figure of the amount you may have available to spend on a house.
Pre-approval is a lender's actual commitment to lend to you. It
involves assembling the financial records mentioned in Question
47 (without the property description and sales contract) and
going through a preliminary approval process. Pre-approval gives
you a definite idea of what you can afford and shows sellers that
you are serious about buying.
50. HOW CAN I FIND OUT INFORMATION ABOUT MY CREDIT HISTORY?
There are three major credit reporting companies: Equifax,
Experian, and Trans Union. Obtaining your credit report is as
easy as calling and requesting one. Once you receive the report,
it's important to verify its accuracy. Double-check the "high
credit limit", "total loan," and "past due"
columns. It's a good idea to get copies from all three companies
to assure there are no mistakes since any of the three could be
providing a report to your lender. Fees, ranging from $5-$20, are
usually charged to issue credit reports but some states permit
citizens to acquire a free one. Contact the reporting companies
at the numbers listed for more information.
CREDIT REPORTING COMPANIES
51. WHAT IF I FIND A MISTAKE IN MY CREDIT HISTORY?
Simple mistakes are easily corrected by writing to the
reporting company, pointing out the error, and providing proof of
the mistake. You can also request to have your own comments added
to explain problems. For example, if you made a payment late due
to illness, explain that for the record. Lenders are usually
understanding about legitimate problems.
52. WHAT IS A CREDIT BUREAU SCORE AND HOW DO LENDERS USE THEM?
A credit bureau score is a number, based upon your credit
history that represents the possibility that you will be unable
to repay a loan. Lenders use it to determine your ability to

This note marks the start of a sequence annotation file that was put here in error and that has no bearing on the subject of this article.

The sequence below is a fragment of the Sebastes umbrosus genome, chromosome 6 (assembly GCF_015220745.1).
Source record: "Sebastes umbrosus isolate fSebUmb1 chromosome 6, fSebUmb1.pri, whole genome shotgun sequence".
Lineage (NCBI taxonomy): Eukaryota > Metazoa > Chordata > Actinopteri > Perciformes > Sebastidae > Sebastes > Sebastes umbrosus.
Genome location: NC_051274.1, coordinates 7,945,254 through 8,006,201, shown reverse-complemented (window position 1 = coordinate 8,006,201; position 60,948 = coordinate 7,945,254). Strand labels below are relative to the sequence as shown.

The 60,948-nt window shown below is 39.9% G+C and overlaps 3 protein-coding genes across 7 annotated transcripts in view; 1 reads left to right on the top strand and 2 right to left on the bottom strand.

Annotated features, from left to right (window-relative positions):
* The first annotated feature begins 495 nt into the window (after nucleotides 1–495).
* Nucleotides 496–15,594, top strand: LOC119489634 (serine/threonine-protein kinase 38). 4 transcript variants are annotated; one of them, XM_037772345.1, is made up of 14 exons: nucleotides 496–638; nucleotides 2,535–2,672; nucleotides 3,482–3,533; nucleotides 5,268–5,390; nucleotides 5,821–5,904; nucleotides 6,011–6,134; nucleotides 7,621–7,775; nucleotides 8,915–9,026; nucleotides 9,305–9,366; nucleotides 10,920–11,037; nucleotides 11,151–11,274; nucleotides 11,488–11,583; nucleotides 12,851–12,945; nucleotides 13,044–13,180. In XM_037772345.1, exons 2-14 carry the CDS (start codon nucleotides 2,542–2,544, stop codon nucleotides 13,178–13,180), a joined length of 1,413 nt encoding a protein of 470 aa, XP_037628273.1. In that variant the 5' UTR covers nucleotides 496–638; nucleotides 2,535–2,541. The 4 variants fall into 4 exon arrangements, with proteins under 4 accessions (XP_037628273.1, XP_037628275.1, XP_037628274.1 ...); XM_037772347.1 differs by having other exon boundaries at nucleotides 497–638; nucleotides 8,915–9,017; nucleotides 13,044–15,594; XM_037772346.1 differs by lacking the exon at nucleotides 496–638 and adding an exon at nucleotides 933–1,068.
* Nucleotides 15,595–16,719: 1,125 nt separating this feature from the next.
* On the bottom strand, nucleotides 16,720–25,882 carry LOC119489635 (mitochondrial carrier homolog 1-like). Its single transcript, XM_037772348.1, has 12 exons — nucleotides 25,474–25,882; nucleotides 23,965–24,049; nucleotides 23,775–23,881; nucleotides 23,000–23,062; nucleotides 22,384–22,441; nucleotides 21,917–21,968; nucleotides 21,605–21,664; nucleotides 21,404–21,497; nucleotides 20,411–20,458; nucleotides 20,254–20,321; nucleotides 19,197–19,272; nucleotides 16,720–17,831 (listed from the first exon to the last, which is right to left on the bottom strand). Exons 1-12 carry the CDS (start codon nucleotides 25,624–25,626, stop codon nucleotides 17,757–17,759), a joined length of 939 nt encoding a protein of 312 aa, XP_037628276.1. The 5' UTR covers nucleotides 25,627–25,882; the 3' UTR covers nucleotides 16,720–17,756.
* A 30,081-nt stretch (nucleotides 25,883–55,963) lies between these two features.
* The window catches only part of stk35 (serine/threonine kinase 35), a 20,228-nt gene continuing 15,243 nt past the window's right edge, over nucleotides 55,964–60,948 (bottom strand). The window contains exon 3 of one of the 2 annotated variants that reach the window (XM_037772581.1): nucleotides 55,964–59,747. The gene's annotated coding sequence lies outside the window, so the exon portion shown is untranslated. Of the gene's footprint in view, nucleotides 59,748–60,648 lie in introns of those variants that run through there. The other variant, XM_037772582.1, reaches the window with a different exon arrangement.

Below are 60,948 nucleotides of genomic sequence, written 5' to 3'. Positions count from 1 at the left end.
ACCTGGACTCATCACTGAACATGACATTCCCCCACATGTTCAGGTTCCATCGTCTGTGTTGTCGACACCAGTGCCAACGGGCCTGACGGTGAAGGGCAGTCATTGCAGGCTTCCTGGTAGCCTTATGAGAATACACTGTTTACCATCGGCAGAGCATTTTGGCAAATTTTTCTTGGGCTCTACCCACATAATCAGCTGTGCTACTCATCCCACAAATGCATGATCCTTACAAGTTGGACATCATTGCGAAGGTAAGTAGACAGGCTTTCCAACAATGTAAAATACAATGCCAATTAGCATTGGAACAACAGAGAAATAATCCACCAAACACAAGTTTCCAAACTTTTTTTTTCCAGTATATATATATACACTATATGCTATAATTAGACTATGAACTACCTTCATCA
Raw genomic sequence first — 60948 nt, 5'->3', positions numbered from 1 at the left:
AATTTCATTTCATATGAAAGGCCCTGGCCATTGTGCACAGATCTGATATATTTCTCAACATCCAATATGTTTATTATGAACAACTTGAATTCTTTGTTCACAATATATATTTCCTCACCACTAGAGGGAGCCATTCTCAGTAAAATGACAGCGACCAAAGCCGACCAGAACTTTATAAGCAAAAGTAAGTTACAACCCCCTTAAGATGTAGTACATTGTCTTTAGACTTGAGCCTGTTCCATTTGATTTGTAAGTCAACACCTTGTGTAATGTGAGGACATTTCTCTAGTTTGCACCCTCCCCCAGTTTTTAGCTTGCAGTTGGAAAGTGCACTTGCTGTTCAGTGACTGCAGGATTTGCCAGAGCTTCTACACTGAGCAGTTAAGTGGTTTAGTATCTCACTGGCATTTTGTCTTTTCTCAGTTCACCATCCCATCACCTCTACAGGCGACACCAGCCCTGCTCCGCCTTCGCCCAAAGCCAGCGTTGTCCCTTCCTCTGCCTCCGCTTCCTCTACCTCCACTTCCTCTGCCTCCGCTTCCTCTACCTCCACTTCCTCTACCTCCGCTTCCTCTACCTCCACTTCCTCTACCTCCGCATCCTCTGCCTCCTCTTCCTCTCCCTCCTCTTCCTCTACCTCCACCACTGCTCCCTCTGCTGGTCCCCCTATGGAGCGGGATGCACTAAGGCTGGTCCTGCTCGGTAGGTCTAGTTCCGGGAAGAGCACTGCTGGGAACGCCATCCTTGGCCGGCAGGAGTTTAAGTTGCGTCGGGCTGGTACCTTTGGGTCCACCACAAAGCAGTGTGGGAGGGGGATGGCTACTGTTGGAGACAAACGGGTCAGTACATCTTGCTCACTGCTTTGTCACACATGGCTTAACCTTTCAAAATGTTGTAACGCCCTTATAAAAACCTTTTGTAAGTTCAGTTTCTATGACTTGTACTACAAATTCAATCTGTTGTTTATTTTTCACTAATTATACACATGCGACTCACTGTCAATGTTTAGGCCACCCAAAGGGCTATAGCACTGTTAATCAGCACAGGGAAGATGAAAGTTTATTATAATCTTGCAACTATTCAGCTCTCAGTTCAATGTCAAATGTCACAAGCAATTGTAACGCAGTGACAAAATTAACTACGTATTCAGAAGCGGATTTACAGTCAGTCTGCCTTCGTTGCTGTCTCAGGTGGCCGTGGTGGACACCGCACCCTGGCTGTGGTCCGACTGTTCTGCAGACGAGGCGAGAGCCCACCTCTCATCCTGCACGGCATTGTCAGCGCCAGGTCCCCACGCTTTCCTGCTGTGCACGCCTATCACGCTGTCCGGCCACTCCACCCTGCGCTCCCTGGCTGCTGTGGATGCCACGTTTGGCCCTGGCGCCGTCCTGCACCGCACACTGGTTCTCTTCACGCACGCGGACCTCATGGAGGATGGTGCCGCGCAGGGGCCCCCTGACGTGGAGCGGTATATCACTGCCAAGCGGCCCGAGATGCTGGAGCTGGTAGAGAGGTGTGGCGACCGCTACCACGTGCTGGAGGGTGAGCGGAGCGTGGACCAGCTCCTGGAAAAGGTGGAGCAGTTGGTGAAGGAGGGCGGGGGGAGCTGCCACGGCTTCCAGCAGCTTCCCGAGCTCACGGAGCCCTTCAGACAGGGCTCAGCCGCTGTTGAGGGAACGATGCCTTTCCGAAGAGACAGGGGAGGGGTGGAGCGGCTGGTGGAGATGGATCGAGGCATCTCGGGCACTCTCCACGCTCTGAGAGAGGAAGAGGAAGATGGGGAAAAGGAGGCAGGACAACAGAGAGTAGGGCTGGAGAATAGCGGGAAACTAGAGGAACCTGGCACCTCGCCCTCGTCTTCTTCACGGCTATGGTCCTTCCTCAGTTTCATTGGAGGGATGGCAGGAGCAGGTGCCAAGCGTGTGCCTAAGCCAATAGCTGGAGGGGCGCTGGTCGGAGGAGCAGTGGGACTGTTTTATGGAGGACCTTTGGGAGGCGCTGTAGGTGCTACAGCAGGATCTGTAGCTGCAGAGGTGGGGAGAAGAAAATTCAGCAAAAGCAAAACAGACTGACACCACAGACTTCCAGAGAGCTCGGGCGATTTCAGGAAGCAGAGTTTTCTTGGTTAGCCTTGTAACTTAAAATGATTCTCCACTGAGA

qualify for a mortgage loan. The better the score, the better
your chances are of getting a loan. Ask your lender for details.
53. HOW CAN I IMPROVE MY SCORE?
There are no easy ways to improve your credit score, but you
can work to keep it acceptable by maintaining a good credit
history. This means paying your bills on time and not
overextending yourself by buying more than you can afford.
PART VI. FINDING THE RIGHT LOAN FOR
54. HOW DO I CHOOSE THE BEST LOAN PROGRAM FOR ME?
Your personal situation will determine the best kind of loan
for you. By asking yourself a few questions, you can help narrow
your search among the many options available and discover which
loan suits you best.
- Do you expect your finances to changeover the next few
- Are you planning to live in this home for a long period of
- Are you comfortable with the idea of a changing mortgage
- Do you wish to be free of mortgage debt as your children
approach college age or as you prepare for retirement?
Your lender can help you use your answers to questions such as
these to decide which loan best fits your needs.
55. WHAT IS THE BEST WAY TO COMPARE LOAN TERMS BETWEEN LENDERS?
First, devise a checklist for the information from each lending
institution. You should include the company's name and basic
information, the type of mortgage, minimum down payment required,
interest rate and points, closing costs, loan processing time,
and whether prepayment is allowed.
Speak with companies by phone or in person. Be sure to call
every lender on the list the same day, as interest rates can
fluctuate daily. In addition to doing your own research, your
real estate agent may have access to a database of lender and
mortgage options. Though your agent may primarily be affiliated
with a particular lending institution, he or she may also be able